Universal b-boy, looking for the perfect beat
Mortal motivations, looking for the perfect beat
Mighty Zulu Nation, they have found the perfect beat
Afrika Bambaataa, I present the perfect beat beat beat beat
After Planet Rock exploded onto the scene in the early ’80s, my country butt would go to Waxie Maxie’s record store in the Valley Mall every week to scour the “Dance” bins to find the follow-up. And then I discovered Looking for the Perfect Beat, it hit even harder with me than Planet Rock. Looking back, it was my earliest exposure to the nascent Afrofuturism movement courtesy of the Universal Zulu Nation.
(I won’t touch on what’s become of Bambaataa, who is now persona non grata due to his alleged child molestation charges. He has his own conscience to live with, and I’m sure if the charges are true, he must go to sleep each night knowing that.)
Then I saw the film, Space is the Place. I had never heard of Sun Ra at the time, (I was the only Black kid in my elementary school in a small town, things came to me slowly) but this film was another step forward in my Black Speculative Fiction education. Here’s a purported quote of his:
“I’m thinking about the future of black Egypt, which is outside of the realm of history. History has been very unkind to black people, so actually what I’m always talking about is the myth, and nothing that has ever been is part of what I’m talking about, because I’m saying that black folks need a myth-ocracy instead of a de-mocracy. Because they’re not gonna make it in anything else. They’re not gonna make it in history.”
My first job out of college was digging graves and cutting grass at a Graveyard outside of Baltimore. It was a pretty dirty and physically hard job—when you were actually working. It was a large cemetery, so we all used Golf Carts to get around. My attitude was more like Prince in Raspberry Beret “’Cause I was a bit too leisurely.” I would find all sorts of places to park my cart and chill when there wasn’t a funeral or other pressing work to do.
One day I was hanging out under a tree and Mr. Smittty drove up. Mr. Smitty was a 60 something year old Black man, who you could tell by his demeanor had a lot more going on than every other employee in the cemetery. (For reference, the boss of the operations name was Brian, but his personalized license plate said Brain. I could never figure out if he misspelled his own name or he thought he was intelligent, he wasn’t) He pulled up so that our carts faced opposite ways, so that our drivers sides lined up, and pulled out a massive joint, sparked it up, and passed it my way. I’m not one to be impolite when offered the sweet bud, so I took his offer. As the herb took effect, he began to regale me with stories as old men are wont to do.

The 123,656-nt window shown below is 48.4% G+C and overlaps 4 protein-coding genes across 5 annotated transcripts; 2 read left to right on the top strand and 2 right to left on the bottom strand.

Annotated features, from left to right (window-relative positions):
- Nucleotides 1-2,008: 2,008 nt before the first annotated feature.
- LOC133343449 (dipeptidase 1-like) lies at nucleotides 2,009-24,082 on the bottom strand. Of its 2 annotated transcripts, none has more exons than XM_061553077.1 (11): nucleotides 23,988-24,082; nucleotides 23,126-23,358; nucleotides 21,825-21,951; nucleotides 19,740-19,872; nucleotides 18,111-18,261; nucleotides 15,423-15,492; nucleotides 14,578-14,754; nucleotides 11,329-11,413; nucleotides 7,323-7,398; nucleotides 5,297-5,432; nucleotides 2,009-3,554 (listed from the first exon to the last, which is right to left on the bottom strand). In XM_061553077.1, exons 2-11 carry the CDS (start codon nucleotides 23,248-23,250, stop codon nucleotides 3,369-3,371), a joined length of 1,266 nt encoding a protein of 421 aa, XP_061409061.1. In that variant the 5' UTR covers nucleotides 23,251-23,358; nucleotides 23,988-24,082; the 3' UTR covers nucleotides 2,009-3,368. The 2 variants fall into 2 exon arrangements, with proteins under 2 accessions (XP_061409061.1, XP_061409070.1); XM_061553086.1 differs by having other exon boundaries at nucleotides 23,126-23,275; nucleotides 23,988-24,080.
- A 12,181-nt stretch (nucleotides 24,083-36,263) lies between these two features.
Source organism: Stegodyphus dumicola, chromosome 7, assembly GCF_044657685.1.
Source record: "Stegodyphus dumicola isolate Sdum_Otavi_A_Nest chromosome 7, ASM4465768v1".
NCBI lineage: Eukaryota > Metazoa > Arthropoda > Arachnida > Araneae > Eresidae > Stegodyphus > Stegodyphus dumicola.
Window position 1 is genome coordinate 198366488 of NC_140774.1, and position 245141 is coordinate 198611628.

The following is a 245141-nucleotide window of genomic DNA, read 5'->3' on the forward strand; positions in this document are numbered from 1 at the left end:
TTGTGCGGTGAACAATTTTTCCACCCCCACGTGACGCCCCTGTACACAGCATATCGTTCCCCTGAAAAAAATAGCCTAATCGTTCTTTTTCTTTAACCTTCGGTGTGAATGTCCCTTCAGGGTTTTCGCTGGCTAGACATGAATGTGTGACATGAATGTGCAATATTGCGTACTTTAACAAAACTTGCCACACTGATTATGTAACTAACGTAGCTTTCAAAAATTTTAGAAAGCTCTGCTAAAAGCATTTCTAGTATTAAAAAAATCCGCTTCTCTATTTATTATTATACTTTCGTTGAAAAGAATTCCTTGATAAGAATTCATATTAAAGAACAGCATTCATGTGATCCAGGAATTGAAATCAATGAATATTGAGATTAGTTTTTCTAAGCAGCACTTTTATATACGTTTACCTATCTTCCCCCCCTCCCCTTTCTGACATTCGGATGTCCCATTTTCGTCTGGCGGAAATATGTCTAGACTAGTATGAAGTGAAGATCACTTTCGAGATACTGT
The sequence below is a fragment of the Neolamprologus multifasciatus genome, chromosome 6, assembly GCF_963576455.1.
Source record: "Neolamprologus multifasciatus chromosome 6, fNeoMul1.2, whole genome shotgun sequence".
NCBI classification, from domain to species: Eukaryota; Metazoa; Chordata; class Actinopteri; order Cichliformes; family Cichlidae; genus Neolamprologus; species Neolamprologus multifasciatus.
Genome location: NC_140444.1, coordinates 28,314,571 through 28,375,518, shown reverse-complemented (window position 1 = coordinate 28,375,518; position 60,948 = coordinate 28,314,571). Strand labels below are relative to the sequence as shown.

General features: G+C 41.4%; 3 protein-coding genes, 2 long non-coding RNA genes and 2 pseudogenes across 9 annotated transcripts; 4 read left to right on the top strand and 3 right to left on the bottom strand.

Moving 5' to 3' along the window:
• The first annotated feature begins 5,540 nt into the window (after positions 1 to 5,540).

He was like a sage. My very own Maharishi Mahesh Yogi. Not only did he discuss Transcendental Meditation, music theory, film history and yes, Afrofuturism, he also knew Octavia Butler in and out. I was blown away, I had read some of Ms. Butler’s work, but I learned more about her that day than I would have in a collegiate lecture. (Please check out my friends John Jennings and Damian Duffy’s recent graphic novelization of Butler’s Parable of the Sower to be blown away.)
I was taught a valuable lesson that day about not judging someone by their appearance or occupation. From our earlier interactions, I made assumptions about this brilliant man’s character. But that was one very insightful conversation, one that I’ve carried with me ever since.
Continue to learn.
Andre Owens is the creator of the comics Force Galaxia and The Bovine Leauge, as well as the screenwriter of the forthcoming Screen Gems, feature film Reparations. He is a former Director of Photography who has been hiding out in Los Angeles for the past 22 years. His company website is at www.hirounlimited.com.